Appalachian Trail At Harpers Ferry

What do Nomad Mamas do on Mother’s Day? They hike the Appalachian Trail of course! On Mother’s Day of 2015 Mama Nomad wanted to go hiking. So we journeyed to the Appalachian Trail at Harpers Ferry.

We began our adventure at the Appalachian Trail Conservancy Visitor Center located at 799 Washington St in Harpers Ferry, West Virginia. The people in the Visitor Center are very knowledgeable about the Appalachian Trail in total as well as the local area around the trail. After spending about 10 minutes in the Visitor Center we had a lesson on trail markers, directions, the local town and the trails themselves.

We headed out and on our way following the trail markers through town, down a set of twisty stone steps and onto the actual Appalachian Trail; at which point you could head north or south. We wanted to go towards Jefferson Rock and Harpers Ferry Historic Town, so we went North. The path twisted and curved along the mountainside. You could see glimpses of the river through the foliage. And we saw deer on the hillside.

We saw a few interesting things along the way. At one point, there was a tree that fell over and it looked like someone cut a section of that tree and turned it into a bench. Which, of course, Trevor had to try out. Venturing a little bit further we came upon another set of stone steps. Ethan was up to bat and wanted to check it out. It so happens that at the top of those steps was Harper Cemetery.

A little bit further down the trail we came upon Jefferson Rock.  In 1783, Thomas Jefferson stood here and gave a wonderful description of Harpers Ferry.

On your right comes up the Shenandoah, having ranged along the foot of the mountain an hundred miles to seek a vent. On your left approaches the Potomac, in quest of a passage also. In the moment of their junction, they rush together against the mountain, rend it asunder, and pass off to the sea…This scene is worth the voyage across the Atlantic.

Thomas Jefferson was right. The view is absolutely marvelous. I wish my camera could capture exactly what my eyes were able to view. You can see where two great rivers converge, the old traces of bridges, the mountains and the trees. The view was worth the hike.

Leaving Jefferson Rock we continued toward Harpers Ferry Historic Town. Just before we got there, on the left, stood the remains of St. John’s Episcopal Church that was built in 1852. It was used as a Civil War barracks and hospital sustaining considerable damage. It was rebuilt after the war but finally abandoned in 1895.

Within eye shot on the right you can see St. Peter’s Roman Catholic Church. It had beautiful architectural features along with ornate stained glass. There was also a sign outside of it that advertised ghost tours of the area. This intrigued me so I went exploring around. In front of the church, on the hillside, was a door that went into the hillside. Because I am curious, I checked if it opened or not. Bingo! It did. The boys and I went exploring inside. It seemed to go under the church. We didn’t go to far because I was not sure of structural integrity. But it was neat and spooky at the same time.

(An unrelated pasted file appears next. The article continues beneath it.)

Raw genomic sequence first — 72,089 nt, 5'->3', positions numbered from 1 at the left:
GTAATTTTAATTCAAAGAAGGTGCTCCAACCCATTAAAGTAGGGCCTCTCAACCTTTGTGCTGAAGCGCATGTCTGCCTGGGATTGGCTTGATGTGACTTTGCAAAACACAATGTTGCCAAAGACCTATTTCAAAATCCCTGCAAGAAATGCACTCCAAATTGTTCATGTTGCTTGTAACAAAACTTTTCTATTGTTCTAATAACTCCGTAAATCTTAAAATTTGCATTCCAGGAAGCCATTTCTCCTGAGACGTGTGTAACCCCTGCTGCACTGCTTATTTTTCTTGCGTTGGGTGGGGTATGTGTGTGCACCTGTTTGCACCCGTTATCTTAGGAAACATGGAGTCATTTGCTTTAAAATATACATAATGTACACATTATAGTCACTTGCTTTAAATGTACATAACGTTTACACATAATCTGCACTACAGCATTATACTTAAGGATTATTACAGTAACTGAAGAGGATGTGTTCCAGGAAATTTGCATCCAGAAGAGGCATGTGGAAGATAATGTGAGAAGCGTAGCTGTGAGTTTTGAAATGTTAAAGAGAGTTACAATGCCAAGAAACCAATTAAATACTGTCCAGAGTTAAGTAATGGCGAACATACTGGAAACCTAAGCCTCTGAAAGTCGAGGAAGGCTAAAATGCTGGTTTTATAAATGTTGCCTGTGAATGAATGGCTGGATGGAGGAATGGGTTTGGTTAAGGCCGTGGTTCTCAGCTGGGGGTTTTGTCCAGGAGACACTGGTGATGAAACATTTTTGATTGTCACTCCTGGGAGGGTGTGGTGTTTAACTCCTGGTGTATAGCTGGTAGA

From the hillside we could see the Harpers Ferry Historic Town. It was as if time had forgotten it. The stairs down to the town were hand carved in the 1800s. All of the buildings looked like they were from the period as well. This town is filled with little shops and eateries. We stopped and grabbed a bite. More on that in a separate post.

The history of Harpers Ferry Historic Town is that John Brown launched a war on slavery in this town. And it was also the firs US Military Industrial Complex with the US Armory located there. It is adjacent to a railroad line as well as located at the point where the Potomac and the Shenandoah Rivers converge. So, options of transport of material and supplies were abundant.

From Harpers Ferry Historic Town you can continue onto a foot bridge that is located on the side of a railroad bridge that crosses the Potomac River. This bridge is still used by trains and if you stand on it long enough, you will see one pass. We saw two of them while we were hiking. The bridge leads into a tunnel on the other side of the river. Spoiler alert, you cannot go into the tunnel on foot. We were a little bummed by that. But, the bridge crossing was still enjoyable. And, when you hit the other side, you are in Maryland where you can continue onward with the Appalachian Trail towards Maine.

I have one tip for you. After you visit the Appalachian Trail Visitor Center, get in your car and park down in Harpers Ferry Historic Town somewhere. That way you can hike uphill for the first half and downhill on the way back to your car. We did it in reverse so we trekked uphill at the end of the day.

The day was enjoyable and full of a variety of scenery, foliage, wild life and history. Mama Nomad enjoyed her Mother’s Day out and we enjoyed adventuring with her. Harpers Ferry should be added to your places to visit. And while there, go up to Jefferson Rock and take in the view. Safe Travels.

About Chase

The patriarch of the family and Daddy Nomad. Chase loves spending time with his family, traveling, outdoor activities, good movies and TV shows, business and creative projects. He is an entrepreneurial businessman and investor who specializes in international business strategy and tactics.

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